This is a short write up of a mask I made recently and the method I used to ad texture.
This mask was inspired by Spartan/Corinthian terracotta mask (700 – 501 BC) that I saw on display at the Ashmolean Museum, Oxford, UK.
Rather than take photos as I have done previously, I decided to practice my sketching skills and brought a cheep sketchbook from the museum.
As with my other masks, I sculpted this with Chavant NSP Medium oil clay over a modified mannequin head. But where this one differs from others I have done, is with the texture work to make it look old.
Firstly the sculpt of the mask was left a little rough, though I took care to remove any finger prints. I also left many small imperfections such as marks where I had moved the clay around. Next I searched for something to make a broken pottery texture to the edges. After first trying foil, I found that a piece of actual pottery in this case a broken brick, worked best. This was pressed into the clay randomly to build up a texture, sometimes overlapping or being used multiple times on one spot. In some places this resulted in the form of the original sculpted being pushed in, adding further detail.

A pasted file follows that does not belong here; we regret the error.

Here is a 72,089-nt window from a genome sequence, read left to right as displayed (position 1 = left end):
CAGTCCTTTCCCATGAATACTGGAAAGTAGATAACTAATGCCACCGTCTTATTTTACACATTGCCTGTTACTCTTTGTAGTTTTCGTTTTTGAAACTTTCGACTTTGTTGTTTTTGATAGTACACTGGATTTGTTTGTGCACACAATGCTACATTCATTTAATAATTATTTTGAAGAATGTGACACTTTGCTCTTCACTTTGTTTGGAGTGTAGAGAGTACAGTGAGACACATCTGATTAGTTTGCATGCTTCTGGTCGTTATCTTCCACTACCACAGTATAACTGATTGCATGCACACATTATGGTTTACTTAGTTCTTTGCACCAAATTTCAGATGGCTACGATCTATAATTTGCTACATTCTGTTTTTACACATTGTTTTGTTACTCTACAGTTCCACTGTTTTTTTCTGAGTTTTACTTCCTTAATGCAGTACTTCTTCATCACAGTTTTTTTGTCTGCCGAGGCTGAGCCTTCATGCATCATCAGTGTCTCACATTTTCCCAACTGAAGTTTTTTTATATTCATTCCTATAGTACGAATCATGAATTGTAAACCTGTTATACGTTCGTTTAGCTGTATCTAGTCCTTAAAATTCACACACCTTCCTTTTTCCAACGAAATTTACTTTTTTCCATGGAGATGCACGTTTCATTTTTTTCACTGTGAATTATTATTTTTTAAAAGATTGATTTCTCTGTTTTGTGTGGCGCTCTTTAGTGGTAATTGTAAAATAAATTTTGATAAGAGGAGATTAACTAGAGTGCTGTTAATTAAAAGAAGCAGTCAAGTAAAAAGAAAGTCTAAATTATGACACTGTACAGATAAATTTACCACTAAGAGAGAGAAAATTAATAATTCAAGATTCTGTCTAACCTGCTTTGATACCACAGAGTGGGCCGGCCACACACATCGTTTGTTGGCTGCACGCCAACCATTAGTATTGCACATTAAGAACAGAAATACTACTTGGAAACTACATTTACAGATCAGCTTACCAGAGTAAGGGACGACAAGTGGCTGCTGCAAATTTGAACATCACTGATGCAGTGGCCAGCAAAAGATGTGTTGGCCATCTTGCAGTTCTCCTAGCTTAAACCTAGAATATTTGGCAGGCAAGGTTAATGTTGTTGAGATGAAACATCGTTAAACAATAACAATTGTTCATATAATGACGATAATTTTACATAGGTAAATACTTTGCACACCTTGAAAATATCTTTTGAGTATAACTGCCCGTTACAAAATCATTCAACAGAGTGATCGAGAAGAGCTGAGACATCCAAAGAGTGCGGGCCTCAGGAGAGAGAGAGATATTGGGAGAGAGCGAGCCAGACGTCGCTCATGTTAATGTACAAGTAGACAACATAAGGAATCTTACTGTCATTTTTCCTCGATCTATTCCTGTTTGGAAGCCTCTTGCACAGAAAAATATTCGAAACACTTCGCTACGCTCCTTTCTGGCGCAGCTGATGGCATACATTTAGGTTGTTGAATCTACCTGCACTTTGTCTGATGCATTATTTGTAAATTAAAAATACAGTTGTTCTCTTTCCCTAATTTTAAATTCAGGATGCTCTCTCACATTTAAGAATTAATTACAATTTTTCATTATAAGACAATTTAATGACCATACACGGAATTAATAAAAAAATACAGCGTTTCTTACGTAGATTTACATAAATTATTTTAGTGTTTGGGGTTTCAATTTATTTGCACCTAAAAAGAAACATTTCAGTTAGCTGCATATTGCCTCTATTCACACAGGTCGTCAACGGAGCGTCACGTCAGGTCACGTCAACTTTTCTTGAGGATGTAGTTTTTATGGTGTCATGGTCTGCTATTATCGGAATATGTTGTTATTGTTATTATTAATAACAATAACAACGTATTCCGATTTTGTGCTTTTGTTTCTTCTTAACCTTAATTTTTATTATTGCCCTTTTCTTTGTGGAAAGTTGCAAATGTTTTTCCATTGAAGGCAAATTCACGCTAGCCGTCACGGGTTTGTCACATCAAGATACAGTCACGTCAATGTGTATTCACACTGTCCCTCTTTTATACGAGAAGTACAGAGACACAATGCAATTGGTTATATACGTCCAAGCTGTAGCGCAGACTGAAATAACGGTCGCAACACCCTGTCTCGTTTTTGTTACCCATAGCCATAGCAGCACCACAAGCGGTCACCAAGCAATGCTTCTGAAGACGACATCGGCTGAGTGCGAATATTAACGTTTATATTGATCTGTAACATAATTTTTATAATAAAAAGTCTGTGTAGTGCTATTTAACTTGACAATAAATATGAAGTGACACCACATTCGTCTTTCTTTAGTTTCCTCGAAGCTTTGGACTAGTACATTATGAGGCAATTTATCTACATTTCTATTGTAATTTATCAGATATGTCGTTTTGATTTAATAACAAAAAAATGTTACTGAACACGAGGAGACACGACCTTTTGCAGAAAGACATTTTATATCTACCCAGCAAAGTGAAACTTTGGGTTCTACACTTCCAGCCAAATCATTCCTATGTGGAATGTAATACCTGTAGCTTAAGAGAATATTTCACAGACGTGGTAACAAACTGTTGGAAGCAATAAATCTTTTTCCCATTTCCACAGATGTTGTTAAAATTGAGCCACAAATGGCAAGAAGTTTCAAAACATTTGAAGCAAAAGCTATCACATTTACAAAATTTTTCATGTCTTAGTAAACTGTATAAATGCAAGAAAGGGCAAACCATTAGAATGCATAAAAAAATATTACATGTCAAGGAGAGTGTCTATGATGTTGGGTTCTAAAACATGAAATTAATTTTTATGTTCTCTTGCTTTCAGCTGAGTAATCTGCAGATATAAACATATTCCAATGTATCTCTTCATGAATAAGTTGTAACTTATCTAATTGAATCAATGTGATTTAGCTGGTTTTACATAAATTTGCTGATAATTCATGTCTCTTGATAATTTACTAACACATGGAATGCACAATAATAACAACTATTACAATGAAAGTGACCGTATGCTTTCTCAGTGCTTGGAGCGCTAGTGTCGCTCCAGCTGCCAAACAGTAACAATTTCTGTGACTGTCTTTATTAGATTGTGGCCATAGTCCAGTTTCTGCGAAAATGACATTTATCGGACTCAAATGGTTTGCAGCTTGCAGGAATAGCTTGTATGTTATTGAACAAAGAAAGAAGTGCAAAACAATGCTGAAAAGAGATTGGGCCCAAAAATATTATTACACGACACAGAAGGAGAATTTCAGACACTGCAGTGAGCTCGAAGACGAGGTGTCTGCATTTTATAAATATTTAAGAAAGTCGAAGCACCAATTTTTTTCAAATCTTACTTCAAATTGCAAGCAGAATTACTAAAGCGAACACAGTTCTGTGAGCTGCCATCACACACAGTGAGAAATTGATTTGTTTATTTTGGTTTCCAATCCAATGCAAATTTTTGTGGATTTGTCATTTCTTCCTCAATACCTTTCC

With all the texture work done it was molded and cast. I was happy with the resulting copy, which looks very much like a pottery mask despite being plastic. To paint, it was sprayed with dark brown and then roughly painted over with a max of dark brown and terracotta acrylic paint. I then built up the colour from dark to light using a sponge. This is a great way to add further texture. Finally it was given a coat of matt varnish to take away any shine.